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Ceramics

  • These ceramic pendants, enriched with small miniatures, remind of sa franda, the decorated and embroidered apron worn traditionally by Sardinia women.

  • An organic shape for this hand-crafted black ceramic vase, made following the bucchero technique. The object is part of a collection dedicated to the marine world and featuring dynamic irregular shapes, making reference to the movement of plants at the bottom of the sea.

  • These ceramic bowls are harmoniously decorated in two colours, white and iridescent metal, with the expressive graphic symbol of concentric circles inspired by the Nuragic civilisation.

  • Sea urchin, decorative element or black ceramic bowl. Sophisticated and contemporary style for this special intuitive object, made entirely by hand using the bucchero technique, for decoration or culinary purposes as a container for food product.

  • This piece of art is part of a major collection crafted by the artist, inspired by the ex voto charms found in Punic tombs. Originally designed as monochromatic pieces, they are now enriched with reliefs, many-coloured glazes, pure gold and shells.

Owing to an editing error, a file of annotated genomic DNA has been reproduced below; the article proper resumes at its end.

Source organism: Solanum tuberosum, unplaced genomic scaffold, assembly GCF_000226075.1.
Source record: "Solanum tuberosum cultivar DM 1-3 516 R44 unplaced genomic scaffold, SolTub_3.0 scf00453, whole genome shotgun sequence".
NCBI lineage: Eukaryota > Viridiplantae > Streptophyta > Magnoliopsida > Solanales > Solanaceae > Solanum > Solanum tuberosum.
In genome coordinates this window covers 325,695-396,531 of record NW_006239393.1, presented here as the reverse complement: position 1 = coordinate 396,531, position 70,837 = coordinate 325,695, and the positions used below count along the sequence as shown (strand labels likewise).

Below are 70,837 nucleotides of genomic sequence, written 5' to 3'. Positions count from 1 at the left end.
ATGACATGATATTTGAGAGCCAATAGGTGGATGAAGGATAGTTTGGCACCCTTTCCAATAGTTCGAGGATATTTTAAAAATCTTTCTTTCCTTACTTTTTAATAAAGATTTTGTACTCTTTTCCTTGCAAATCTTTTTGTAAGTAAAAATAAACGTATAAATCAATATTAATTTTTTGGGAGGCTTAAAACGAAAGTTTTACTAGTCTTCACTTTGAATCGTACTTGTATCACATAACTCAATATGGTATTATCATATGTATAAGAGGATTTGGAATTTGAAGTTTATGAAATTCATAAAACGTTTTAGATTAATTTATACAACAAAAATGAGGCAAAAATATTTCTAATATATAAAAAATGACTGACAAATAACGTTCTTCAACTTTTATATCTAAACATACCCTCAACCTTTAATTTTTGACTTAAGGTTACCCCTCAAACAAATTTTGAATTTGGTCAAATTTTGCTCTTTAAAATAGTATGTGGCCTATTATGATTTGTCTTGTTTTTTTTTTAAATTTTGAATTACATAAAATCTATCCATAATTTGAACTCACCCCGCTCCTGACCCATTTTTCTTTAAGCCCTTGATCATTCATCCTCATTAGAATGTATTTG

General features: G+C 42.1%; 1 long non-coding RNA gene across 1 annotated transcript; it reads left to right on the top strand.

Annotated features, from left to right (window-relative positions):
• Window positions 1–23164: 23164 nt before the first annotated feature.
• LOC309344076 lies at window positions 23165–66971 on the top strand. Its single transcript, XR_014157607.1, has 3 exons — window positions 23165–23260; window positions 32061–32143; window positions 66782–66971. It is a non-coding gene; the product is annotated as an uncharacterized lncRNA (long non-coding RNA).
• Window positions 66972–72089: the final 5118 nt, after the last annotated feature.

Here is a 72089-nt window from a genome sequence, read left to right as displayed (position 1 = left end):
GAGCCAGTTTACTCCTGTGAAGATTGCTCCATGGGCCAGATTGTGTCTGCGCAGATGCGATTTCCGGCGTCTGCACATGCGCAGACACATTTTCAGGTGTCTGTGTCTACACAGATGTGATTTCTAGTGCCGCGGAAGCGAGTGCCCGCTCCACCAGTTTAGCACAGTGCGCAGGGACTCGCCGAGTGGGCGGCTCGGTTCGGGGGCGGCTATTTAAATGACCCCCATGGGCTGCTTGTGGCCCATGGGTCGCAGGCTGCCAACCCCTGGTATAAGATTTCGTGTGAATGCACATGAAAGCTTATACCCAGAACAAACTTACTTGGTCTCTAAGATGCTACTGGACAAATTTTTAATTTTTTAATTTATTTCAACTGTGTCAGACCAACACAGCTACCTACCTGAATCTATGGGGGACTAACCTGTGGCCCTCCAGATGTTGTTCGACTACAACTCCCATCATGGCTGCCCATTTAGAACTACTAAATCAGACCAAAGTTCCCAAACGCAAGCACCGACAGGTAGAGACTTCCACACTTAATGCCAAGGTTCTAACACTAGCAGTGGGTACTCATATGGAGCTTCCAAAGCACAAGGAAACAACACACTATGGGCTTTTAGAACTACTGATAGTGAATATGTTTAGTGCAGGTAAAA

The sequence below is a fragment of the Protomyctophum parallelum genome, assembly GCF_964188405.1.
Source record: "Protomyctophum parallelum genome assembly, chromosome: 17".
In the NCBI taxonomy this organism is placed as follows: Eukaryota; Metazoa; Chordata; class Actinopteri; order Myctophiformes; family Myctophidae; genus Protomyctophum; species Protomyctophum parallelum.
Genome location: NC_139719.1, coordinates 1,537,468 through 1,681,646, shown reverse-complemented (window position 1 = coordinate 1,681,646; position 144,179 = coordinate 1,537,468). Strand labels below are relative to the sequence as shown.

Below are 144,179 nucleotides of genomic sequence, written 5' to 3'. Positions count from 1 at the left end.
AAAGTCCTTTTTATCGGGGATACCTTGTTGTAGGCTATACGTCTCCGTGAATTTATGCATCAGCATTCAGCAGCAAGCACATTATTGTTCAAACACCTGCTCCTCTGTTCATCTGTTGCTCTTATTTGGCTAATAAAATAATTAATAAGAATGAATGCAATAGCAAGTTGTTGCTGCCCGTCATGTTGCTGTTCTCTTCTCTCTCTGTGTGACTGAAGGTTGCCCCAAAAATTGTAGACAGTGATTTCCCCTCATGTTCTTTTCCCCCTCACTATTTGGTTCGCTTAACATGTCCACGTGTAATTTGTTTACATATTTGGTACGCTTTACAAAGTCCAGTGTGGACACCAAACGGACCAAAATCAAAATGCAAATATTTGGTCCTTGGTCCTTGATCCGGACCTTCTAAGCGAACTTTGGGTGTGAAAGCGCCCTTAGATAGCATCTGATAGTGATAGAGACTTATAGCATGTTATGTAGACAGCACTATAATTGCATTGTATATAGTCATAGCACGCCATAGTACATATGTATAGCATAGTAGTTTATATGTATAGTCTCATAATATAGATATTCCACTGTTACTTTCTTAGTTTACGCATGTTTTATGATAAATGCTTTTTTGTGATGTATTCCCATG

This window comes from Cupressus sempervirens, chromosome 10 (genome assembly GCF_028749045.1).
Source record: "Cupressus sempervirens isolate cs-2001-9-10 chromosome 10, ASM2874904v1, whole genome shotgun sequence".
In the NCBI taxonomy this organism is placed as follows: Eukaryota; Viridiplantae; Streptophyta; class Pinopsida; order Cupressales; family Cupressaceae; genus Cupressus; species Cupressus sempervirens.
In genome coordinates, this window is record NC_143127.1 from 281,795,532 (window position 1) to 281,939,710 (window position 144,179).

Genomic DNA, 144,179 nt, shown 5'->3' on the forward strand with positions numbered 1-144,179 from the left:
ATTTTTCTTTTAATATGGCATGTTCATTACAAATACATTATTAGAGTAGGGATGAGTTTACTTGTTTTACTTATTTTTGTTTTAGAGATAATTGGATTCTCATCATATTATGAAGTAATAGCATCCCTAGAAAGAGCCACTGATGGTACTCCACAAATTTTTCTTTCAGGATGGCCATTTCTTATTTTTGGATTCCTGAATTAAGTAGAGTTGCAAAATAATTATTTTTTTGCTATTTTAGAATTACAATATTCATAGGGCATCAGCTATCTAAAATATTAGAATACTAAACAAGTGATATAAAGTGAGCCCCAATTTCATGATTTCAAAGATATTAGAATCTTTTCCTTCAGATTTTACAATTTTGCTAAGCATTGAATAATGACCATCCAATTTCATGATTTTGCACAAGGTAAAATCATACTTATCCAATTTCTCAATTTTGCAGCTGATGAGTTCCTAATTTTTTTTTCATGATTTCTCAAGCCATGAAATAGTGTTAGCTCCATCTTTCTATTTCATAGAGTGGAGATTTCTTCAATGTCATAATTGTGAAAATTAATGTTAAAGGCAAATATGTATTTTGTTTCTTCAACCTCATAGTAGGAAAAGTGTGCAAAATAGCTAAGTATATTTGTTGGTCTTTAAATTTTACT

Il settore

Local pottery production started during the Neolithic age, featuring peculiar characteristics that evolved during the Nuragic age. Neolithic pottery productions explored the female body, rounded also in pottery production, being a representation of the Mother goddess. Nuragic pottery featured simple and stylized designs, a tribute to the strength of war.

 

In the following ages, the regular exchange of imported pottery, linked to the interaction of different cultures with Sardinia, made it difficult to define what local production really was, since production became a self-sufficient expression of modern age, only when stylistic features and technical procedures were define and kept unchanged until recent times.

 

For instance, terracotta was slipped and glazed. Few and functional models were lathe-crafted: pitchers, marigas, containers, sciveddas, pans, pingiadas, flasks, frascus, bowls, discus, and other types of pots and pouring receptacles.

 

The setting is rural and pastoral. They are objects of daily use, for the transportation and and storage of water, baking, the preparation of desserts and food products. Yet, embellishments and expressive characterizations are also used. The festive versions are used during solemn occasions, anniversaries, rituals, and are part of the set of votive tools. They are made by the most skilled figuli, using graphite and decorated with plastic additions, plant motifs and the figures of saints and other religious and good-luck symbols.

 

 

These productions that belong to the local material culture, together with the productions of other sectors such as hand-made weaving, jewelry, carving and basket weaving, share a secret language, and intimate and evocative jargon.